Laxatives and Cathartics
Laxatives promote the evacuation of the bowel, or defecation, and they are widely used to prevent and treat constipation. Cathartic is a related term that implies a stronger and more complete bowel emptying.
Prophylactic laxative pharmacotherapy is appropriate following abdominal surgeries. Such treatment reduces straining or bearing down during defecation; a situation that has the potential to precipitate increased intra-abdominal, intraocular, or blood pressure.
Laxatives in conjunction with enemas are often given to cleanse the bowel prior to diagnostic or surgical procedures of the colon or GU tract.
Classification of Laxatives and Cathartics:
- Hyperosmotics (Saline cathartics):
They are not absorbed in the intestine; they pull the water into the fecal mass to create a more variety stool. They can produce bowel movements very quickly and should not be used on the daily basis because possibly water and electrolyte imbalance.
- Mg Hydroxide (MOM)
- lactulose (Cephulac)
- (it is also used in the hepatic encephalopathy, in which it reduce the excess ammonia from brain, which build up due to liver diseases)
- Polyethylene glycol electrolyte solutions
- Bulk-Forming Agents:
They absorb water, thus adding size to the fecal mass. These are preferred drugs for the treatments and preventions of chronic constipation and may be taken on a regular basis without ill effects. They have slow onset of action, therefore they are not used when a rapid and complete bowel evacuation is necessary.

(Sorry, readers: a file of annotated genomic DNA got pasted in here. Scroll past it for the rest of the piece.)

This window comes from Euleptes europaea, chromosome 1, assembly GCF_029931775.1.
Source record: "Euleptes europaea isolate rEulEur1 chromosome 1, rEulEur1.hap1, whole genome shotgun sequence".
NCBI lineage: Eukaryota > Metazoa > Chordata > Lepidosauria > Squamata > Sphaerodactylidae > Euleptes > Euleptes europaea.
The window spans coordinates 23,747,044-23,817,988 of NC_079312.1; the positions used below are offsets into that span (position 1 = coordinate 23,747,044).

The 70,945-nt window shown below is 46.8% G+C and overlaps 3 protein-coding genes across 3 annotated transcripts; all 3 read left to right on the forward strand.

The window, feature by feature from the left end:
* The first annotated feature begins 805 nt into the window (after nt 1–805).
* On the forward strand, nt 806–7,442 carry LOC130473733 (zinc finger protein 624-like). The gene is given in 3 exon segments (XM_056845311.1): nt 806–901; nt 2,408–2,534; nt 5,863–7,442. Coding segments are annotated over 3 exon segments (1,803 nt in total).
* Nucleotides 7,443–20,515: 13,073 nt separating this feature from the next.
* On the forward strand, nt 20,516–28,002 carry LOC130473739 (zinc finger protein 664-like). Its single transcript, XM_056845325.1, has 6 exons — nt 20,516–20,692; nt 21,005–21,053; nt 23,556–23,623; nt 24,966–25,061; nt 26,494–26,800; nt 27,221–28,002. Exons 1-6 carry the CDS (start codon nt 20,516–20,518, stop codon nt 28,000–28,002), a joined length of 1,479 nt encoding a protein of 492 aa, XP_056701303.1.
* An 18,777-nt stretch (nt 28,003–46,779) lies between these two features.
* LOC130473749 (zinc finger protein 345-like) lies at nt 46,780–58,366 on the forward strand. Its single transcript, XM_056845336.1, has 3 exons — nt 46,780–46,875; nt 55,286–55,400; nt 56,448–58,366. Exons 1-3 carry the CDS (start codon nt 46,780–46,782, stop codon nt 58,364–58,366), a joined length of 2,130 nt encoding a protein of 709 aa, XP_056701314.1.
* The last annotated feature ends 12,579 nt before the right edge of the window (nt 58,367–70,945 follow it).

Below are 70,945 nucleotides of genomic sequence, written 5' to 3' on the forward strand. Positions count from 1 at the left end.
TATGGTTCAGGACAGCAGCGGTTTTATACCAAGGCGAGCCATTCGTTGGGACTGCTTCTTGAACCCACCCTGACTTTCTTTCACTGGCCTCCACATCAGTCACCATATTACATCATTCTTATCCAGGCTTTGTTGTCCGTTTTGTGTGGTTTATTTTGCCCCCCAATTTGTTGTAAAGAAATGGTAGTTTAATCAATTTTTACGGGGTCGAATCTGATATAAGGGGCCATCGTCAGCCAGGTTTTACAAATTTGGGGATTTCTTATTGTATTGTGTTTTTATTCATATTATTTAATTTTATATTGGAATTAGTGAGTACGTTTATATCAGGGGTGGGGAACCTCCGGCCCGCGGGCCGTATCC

- Calcium polycabophil
- Psyllium muclliods
They promote peristalsis by irritating the bowel mucosa. They are rapid action and more likely to cause diarrhea and cramping than the bulk forming types of laxatives. They should only be used occasionally because they may cause laxative dependence and depletion of fluid and electrolyte.
- Castor oil
- Stool Softeners/Surfactants:
This laxatives cause more water and fat to be absorbed into the stools. They are most often used to prevent constipation, especially in patients who have undergone recent surgery.
- Mineral Oil
- Herbal agents:
They are natural agents available OTC that are widely used for self-treatment of constipation. The most commonly used herbal laxatives is senna, a potent herbs that irritates the bowel and mucosa. Other natural laxatives include rubarb, cascara sagarda, aloe, flaxseed, and dandelion.
The main side effects are abdominal distention and abdominal cramping. Sometimes water and electrolyte imbalance are the long-term effect of laxatives, especially stimulant laxatives.